Chapter

Arthur and Argante: Parodying the Ideal Vision

Judith H. Anderson

in Reading the Allegorical Intertext

Published by Fordham University Press

Published in print May 2008 | ISBN: 9780823228478
Published online September 2011 | e-ISBN: 9780823241125 | DOI: http://dx.doi.org/10.5422/fordham/9780823228478.003.0009
Arthur and Argante: Parodying the Ideal Vision

More Like This

Show all results sharing this subject:

  • Literary Theory and Cultural Studies

GO

Show Summary Details

Preview

Argante is one of the most luridly colorful figures in The Faerie Queene. She is the aggressively lustful giantess in the Book III. She is said to be the twin sister of Ollyphant, or elephant, with whom she is reported to have been locked in sexual intercourse at birth. Spenser takes Ollyphant from the giant in Chaucer's Sir Thopas, a Tale on which Spenser drew frequently and specifically in Book I for the Prince Arthur's dream of his beloved elf queen, the Queen of Faerie. As an antitype to the idealized elf queen, Argante correlates more generally with the ambivalent treatment of Arthur throughout Spenser's poem but most conspicuously in Book I. Many editors pass over Argante's name in conspicuous silence. Her name has never been accounted for satisfactorily, despite its curious coincidence with Tasso's male knight.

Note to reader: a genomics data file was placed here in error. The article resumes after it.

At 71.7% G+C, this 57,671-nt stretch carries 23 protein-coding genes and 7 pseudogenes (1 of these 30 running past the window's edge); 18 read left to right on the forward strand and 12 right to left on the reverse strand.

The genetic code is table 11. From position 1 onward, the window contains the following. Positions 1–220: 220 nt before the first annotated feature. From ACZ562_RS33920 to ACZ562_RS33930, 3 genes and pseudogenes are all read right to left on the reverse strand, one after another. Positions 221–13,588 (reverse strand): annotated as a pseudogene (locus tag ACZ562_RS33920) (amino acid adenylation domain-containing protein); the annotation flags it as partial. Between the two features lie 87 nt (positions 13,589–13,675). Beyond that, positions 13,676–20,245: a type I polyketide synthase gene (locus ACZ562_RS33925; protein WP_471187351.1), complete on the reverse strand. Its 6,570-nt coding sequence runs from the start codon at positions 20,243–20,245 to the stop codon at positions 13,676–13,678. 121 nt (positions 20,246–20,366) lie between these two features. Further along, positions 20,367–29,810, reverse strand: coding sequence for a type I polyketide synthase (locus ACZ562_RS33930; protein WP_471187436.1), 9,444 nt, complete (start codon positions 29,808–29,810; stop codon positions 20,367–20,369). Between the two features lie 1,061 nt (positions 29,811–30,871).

Keywords: Argante; Ollyphant; elf queen; The Faerie Queene; Arthur; Spenser

Chapter.  4006 words. 

Subjects: Literary Theory and Cultural Studies

Full text: subscription required

How to subscribe Recommend to my Librarian

Buy this work at Fordham University Press »

Users without a subscription are not able to see the full content. Please, subscribe or login to access all content.